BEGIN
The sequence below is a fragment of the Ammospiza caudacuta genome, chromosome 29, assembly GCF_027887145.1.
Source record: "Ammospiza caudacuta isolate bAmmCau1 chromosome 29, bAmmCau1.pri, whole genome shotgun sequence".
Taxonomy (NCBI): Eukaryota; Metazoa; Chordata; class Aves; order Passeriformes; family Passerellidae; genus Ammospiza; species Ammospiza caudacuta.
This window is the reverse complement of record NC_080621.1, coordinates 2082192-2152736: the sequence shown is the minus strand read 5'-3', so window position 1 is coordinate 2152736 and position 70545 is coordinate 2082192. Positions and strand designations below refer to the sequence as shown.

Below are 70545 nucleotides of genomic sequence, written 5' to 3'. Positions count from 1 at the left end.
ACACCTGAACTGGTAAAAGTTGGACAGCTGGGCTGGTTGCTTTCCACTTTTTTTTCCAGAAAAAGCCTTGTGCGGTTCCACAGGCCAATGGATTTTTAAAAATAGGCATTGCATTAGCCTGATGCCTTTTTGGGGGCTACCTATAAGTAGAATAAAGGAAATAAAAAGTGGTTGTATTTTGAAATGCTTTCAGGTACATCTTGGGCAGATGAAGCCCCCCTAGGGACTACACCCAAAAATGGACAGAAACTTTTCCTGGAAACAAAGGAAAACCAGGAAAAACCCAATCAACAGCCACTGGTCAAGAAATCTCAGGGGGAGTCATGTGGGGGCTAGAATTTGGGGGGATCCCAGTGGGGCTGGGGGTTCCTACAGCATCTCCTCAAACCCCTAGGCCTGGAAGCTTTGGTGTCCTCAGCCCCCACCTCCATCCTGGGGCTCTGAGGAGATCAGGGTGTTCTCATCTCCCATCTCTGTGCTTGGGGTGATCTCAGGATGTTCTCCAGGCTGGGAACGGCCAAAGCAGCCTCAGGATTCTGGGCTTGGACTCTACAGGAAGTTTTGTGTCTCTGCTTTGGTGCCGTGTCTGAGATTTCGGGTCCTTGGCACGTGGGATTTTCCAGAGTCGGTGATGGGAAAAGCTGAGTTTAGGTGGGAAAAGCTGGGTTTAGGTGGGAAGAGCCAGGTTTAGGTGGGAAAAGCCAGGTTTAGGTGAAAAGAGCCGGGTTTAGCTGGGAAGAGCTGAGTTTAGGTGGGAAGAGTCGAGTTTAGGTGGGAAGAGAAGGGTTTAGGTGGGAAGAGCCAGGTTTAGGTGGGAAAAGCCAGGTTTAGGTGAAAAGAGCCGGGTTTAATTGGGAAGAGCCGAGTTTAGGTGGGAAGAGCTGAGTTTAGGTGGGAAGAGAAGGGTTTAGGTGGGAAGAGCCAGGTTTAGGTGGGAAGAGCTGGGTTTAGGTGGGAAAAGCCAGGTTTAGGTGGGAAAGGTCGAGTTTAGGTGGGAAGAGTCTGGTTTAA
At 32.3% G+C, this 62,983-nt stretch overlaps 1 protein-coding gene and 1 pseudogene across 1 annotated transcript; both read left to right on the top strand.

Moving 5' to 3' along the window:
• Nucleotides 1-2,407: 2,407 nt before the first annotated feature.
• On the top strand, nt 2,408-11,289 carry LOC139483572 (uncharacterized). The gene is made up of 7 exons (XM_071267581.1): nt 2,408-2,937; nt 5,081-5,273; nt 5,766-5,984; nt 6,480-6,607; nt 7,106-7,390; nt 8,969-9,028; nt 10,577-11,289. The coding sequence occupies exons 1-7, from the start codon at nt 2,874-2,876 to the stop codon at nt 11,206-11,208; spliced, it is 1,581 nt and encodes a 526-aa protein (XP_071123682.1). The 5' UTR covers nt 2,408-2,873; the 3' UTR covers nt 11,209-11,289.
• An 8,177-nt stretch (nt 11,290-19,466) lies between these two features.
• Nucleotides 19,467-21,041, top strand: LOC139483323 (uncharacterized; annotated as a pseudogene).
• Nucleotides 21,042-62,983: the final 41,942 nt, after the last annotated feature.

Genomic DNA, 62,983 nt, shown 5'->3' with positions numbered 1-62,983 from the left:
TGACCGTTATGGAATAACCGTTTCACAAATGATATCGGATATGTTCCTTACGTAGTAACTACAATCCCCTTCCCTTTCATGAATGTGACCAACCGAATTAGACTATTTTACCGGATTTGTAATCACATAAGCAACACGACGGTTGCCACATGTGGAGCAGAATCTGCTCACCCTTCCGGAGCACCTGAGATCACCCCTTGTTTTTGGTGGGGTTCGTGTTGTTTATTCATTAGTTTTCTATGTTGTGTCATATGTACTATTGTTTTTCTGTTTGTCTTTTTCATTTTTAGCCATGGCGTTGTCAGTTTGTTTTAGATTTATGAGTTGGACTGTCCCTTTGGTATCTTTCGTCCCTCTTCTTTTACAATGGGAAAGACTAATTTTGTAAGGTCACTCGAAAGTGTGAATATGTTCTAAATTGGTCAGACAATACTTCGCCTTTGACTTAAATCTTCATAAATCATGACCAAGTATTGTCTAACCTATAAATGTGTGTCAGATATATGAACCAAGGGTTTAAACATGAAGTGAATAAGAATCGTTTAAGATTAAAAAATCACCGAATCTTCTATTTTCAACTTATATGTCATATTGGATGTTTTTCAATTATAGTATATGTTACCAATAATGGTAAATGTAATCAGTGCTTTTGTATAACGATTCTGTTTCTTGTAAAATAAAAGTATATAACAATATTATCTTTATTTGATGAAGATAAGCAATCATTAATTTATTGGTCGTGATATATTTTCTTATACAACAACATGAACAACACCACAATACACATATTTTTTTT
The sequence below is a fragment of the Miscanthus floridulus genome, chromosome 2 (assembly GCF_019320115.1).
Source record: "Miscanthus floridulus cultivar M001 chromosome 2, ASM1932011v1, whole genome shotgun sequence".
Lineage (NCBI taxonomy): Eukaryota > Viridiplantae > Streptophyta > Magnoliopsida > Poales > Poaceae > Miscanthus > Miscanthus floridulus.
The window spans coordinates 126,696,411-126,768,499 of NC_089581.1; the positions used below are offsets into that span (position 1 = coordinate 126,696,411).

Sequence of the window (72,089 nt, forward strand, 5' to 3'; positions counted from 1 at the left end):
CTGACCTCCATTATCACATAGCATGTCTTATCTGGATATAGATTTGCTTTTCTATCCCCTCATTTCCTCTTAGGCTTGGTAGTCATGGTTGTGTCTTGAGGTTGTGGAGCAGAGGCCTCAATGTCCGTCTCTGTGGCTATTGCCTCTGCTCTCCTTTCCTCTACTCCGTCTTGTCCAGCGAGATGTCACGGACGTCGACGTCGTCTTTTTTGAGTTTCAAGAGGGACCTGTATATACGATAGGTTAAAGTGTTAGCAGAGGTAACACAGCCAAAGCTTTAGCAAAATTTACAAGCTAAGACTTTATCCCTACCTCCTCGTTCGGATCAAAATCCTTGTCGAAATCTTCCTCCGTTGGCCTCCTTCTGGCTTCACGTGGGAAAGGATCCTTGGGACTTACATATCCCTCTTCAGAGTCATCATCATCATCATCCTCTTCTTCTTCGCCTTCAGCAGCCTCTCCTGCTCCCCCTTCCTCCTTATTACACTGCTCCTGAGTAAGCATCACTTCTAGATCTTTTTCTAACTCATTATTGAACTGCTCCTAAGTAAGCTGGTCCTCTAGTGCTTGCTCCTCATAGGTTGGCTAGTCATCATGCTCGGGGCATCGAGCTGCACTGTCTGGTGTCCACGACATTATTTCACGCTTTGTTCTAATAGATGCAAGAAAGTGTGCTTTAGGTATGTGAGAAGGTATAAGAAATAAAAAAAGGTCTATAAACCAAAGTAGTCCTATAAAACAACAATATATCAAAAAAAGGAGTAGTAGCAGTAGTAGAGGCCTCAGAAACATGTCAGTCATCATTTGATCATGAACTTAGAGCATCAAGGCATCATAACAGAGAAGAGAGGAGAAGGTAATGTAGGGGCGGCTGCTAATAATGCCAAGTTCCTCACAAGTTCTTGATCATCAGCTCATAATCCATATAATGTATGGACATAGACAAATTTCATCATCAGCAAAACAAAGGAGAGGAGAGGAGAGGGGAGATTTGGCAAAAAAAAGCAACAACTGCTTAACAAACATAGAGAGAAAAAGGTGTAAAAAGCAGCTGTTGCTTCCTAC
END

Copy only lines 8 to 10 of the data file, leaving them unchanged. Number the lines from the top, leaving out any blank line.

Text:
Moving 5' to 3' along the window:
• Nucleotides 1-2,407: 2,407 nt before the first annotated feature.
• On the top strand, nt 2,408-11,289 carry LOC139483572 (uncharacterized). The gene is made up of 7 exons (XM_071267581.1): nt 2,408-2,937; nt 5,081-5,273; nt 5,766-5,984; nt 6,480-6,607; nt 7,106-7,390; nt 8,969-9,028; nt 10,577-11,289. The coding sequence occupies exons 1-7, from the start codon at nt 2,874-2,876 to the stop codon at nt 11,206-11,208; spliced, it is 1,581 nt and encodes a 526-aa protein (XP_071123682.1). The 5' UTR covers nt 2,408-2,873; the 3' UTR covers nt 11,209-11,289.